Facts Rule Coverage – Pollution Exclusion Effective

Facts Rule Coverage – Pollution Exclusion Effective

Insurers do not want to cover pollution under a basic automobile insurance policy. In their generosity they take on the liability of their insureds if, as a result of a collision or upset of an insured vehicle, some pollution occurs. That does not, however give coverage for every incident of pollution related to a vehicle.

The plaintiffs, Frank Izdebski, doing business as the sole proprietor of United Energy Oil Company (United), and National Equity Properties, Inc. (National), appealed summary judgments entered against them in their consolidated cases seeking a declaration that United’s policy with Hanover Insurance Company (insurer) covered damage from an oil spill. In Izdebski v. Hanover Ins. Group, Inc., Slip Copy, 2014 Mass. App. Unpub. LEXIS 814 (Mass.App.Ct.), [enhanced version available to lexis.com subscribers], the Massachusetts Court of Appeal resolved the dispute.


Izdebski delivered 1,000 gallons of heating oil from his oil truck to a commercial building owned by National in New Bedford. The oil was transferred from the truck to the oil storage tank by a pump. In the process of the transfer, Izdebski overfilled the oil storage tank, and oil seeped out through a vent pipe from the oil storage tank onto the ground behind the building.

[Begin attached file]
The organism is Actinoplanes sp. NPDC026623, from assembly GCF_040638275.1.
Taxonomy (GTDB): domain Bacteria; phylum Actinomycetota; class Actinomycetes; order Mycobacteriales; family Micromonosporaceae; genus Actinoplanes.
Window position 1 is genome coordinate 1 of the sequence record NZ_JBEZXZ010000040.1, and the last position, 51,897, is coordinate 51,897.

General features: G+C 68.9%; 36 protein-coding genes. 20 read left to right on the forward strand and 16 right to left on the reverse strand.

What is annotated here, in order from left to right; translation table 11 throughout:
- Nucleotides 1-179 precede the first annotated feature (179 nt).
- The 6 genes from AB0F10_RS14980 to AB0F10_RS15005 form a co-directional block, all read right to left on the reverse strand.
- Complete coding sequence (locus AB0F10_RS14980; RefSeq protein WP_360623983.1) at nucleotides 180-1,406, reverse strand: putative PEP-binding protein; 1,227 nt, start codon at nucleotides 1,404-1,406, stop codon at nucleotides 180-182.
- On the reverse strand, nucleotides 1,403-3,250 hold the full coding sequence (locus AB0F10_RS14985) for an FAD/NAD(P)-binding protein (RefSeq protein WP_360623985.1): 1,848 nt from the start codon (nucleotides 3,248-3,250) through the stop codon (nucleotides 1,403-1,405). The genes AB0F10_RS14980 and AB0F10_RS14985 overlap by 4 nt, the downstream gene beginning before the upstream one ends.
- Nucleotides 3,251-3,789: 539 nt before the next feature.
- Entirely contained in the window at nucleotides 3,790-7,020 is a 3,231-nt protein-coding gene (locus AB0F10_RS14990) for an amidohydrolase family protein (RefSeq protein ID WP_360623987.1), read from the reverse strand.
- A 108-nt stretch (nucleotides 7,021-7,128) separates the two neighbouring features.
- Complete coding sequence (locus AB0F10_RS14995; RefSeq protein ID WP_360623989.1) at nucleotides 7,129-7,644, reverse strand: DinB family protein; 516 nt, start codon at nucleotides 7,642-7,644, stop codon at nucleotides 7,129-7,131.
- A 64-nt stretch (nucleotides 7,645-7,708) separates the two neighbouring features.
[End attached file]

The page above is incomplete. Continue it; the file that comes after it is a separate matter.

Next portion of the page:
At the time of the spill, United’s oil truck was covered under a business auto insurance policy issued by the insurer, Hanover, whose claims adjuster determined that its responsibility for damage caused by the spill was limited to the $5,000 required by the Massachusetts mandatory endorsement, and otherwise was foreclosed under the pollution exclusion clause in the policy. The insurer issued a check to United for $5,000.

United filed a complaint seeking a declaratory judgment, alleging that the policy provided liability coverage of one million dollars and that it was entitled to recover for the clean-up of the oil spill and property damage payment to National. National also filed an amended complaint for declaratory judgment and other relief against the insurer. The insurer counterclaimed for declaratory judgment, asserting that any coverage was limited to the $5,000 that had already been paid; the insurer later moved for summary judgment in both cases, arguing that the policy contained an exclusion for pollution damage such as the oil spill and that none of the exceptions to that exclusion applied.

The judge allowed the insurer’s motions for summary judgment on the basis of the pollution exclusion clause. The policy’s pollution exclusion clause (paragraph 11) provides that coverage does not extend to any property damage: “arising out of the actual, alleged or threatened discharge, dispersal, seepage, migration, release or escape of ‘pollutants’: ¶ “a. That are, or that are contained in any property that is: ¶ (1) Being transported or towed by, handled, or handled for movement into, onto or from, the covered ‘auto’; ¶ (2) Otherwise in the course of transit by or on behalf of the ‘insured’; or ¶ (3) Being stored, disposed of treated or processed in or upon the covered ‘auto’; ¶ … [or] ¶ “c. After the ‘pollutants’ or any property in which the ‘pollutants’ are contained are moved from the covered ‘auto’ to the place where they are finally delivered, disposed of or abandoned by the ‘insured.’”